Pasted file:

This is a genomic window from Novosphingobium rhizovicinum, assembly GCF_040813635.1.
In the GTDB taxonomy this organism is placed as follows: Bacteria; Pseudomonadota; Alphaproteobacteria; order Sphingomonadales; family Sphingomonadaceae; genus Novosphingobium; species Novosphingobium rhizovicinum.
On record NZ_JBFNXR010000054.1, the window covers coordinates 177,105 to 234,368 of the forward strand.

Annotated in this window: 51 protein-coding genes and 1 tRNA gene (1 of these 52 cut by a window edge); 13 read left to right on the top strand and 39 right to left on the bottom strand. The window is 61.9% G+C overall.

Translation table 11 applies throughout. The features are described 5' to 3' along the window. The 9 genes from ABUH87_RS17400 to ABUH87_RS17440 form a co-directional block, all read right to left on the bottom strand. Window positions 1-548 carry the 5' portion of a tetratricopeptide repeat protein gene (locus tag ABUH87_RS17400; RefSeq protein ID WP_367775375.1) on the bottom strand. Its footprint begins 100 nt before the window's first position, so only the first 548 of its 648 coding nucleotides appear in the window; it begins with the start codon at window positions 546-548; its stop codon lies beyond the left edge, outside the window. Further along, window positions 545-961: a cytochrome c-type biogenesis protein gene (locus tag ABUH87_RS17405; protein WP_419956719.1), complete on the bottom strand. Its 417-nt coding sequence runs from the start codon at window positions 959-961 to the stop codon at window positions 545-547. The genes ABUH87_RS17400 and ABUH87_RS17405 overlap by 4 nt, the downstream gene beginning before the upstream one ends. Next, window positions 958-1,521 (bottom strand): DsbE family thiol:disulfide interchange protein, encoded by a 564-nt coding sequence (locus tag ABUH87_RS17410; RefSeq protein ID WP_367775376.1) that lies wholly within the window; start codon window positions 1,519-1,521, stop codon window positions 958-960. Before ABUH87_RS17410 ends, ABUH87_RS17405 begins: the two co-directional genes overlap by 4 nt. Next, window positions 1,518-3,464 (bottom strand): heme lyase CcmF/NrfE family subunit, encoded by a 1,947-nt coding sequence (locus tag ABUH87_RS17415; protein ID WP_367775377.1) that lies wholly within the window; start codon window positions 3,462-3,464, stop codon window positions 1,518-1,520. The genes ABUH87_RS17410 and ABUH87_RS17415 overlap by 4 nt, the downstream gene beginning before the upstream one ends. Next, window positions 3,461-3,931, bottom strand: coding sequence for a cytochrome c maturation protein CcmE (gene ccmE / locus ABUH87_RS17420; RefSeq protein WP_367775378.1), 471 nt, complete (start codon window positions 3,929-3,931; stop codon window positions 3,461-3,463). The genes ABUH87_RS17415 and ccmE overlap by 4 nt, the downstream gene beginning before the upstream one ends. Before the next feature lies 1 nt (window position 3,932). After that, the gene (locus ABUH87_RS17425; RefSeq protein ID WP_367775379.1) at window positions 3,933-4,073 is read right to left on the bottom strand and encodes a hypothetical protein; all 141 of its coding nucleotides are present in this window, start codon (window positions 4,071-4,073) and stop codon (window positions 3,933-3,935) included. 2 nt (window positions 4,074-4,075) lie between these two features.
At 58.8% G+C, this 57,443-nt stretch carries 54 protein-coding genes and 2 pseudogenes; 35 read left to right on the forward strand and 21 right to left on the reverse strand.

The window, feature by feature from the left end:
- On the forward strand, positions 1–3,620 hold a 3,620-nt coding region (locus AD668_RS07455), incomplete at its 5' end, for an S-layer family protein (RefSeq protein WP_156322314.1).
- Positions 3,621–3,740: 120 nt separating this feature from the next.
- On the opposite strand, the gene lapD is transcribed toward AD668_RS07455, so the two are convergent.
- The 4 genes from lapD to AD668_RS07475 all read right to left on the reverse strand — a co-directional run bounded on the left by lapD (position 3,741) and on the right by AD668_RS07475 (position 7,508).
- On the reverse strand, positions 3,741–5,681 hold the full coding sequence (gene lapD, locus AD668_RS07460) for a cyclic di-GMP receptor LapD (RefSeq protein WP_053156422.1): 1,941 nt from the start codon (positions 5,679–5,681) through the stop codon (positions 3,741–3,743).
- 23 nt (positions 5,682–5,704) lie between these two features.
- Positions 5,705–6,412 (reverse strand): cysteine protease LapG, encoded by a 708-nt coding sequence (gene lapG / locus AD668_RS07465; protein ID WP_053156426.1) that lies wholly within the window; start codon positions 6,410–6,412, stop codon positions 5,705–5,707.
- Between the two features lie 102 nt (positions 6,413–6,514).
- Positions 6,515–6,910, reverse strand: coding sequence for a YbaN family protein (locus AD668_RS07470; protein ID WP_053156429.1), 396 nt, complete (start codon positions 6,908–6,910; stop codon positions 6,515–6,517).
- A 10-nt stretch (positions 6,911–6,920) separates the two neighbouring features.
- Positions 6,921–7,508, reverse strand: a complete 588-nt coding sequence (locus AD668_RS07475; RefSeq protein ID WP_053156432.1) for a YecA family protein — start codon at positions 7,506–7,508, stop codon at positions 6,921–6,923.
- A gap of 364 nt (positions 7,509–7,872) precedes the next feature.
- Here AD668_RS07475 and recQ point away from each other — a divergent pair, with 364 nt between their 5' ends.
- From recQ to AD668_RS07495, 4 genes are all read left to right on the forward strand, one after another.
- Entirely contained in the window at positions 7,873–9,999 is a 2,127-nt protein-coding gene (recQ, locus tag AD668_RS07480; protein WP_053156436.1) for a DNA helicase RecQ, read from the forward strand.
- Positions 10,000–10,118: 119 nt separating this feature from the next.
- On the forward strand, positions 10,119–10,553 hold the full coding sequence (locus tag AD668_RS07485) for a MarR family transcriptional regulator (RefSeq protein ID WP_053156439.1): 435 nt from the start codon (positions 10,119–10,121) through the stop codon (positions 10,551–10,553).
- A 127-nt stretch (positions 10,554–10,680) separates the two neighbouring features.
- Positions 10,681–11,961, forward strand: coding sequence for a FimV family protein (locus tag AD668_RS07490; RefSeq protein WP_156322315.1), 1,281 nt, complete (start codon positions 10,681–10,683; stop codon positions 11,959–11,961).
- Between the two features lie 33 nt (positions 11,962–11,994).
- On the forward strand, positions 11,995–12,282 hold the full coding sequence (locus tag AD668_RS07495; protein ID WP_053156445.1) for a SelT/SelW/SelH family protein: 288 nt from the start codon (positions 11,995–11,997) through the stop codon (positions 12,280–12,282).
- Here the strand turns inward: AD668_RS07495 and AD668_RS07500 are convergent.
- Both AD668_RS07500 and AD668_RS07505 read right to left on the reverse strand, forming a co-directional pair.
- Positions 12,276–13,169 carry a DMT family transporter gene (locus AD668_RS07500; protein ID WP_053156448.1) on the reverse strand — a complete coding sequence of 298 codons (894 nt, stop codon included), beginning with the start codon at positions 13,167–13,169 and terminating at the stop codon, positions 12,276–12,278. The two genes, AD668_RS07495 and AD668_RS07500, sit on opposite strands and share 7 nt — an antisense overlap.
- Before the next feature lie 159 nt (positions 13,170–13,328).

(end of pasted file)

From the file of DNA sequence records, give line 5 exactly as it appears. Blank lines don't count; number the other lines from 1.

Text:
Translation table 11 applies throughout. The features are described 5' to 3' along the window. The 9 genes from ABUH87_RS17400 to ABUH87_RS17440 form a co-directional block, all read right to left on the bottom strand. Window positions 1-548 carry the 5' portion of a tetratricopeptide repeat protein gene (locus tag ABUH87_RS17400; RefSeq protein ID WP_367775375.1) on the bottom strand. Its footprint begins 100 nt before the window's first position, so only the first 548 of its 648 coding nucleotides appear in the window; it begins with the start codon at window positions 546-548; its stop codon lies beyond the left edge, outside the window. Further along, window positions 545-961: a cytochrome c-type biogenesis protein gene (locus tag ABUH87_RS17405; protein WP_419956719.1), complete on the bottom strand. Its 417-nt coding sequence runs from the start codon at window positions 959-961 to the stop codon at window positions 545-547. The genes ABUH87_RS17400 and ABUH87_RS17405 overlap by 4 nt, the downstream gene beginning before the upstream one ends. Next, window positions 958-1,521 (bottom strand): DsbE family thiol:disulfide interchange protein, encoded by a 564-nt coding sequence (locus tag ABUH87_RS17410; RefSeq protein ID WP_367775376.1) that lies wholly within the window; start codon window positions 1,519-1,521, stop codon window positions 958-960. Before ABUH87_RS17410 ends, ABUH87_RS17405 begins: the two co-directional genes overlap by 4 nt. Next, window positions 1,518-3,464 (bottom strand): heme lyase CcmF/NrfE family subunit, encoded by a 1,947-nt coding sequence (locus tag ABUH87_RS17415; protein ID WP_367775377.1) that lies wholly within the window; start codon window positions 3,462-3,464, stop codon window positions 1,518-1,520. The genes ABUH87_RS17410 and ABUH87_RS17415 overlap by 4 nt, the downstream gene beginning before the upstream one ends. Next, window positions 3,461-3,931, bottom strand: coding sequence for a cytochrome c maturation protein CcmE (gene ccmE / locus ABUH87_RS17420; RefSeq protein WP_367775378.1), 471 nt, complete (start codon window positions 3,929-3,931; stop codon window positions 3,461-3,463). The genes ABUH87_RS17415 and ccmE overlap by 4 nt, the downstream gene beginning before the upstream one ends. Before the next feature lies 1 nt (window position 3,932). After that, the gene (locus ABUH87_RS17425; RefSeq protein ID WP_367775379.1) at window positions 3,933-4,073 is read right to left on the bottom strand and encodes a hypothetical protein; all 141 of its coding nucleotides are present in this window, start codon (window positions 4,071-4,073) and stop codon (window positions 3,933-3,935) included. 2 nt (window positions 4,074-4,075) lie between these two features.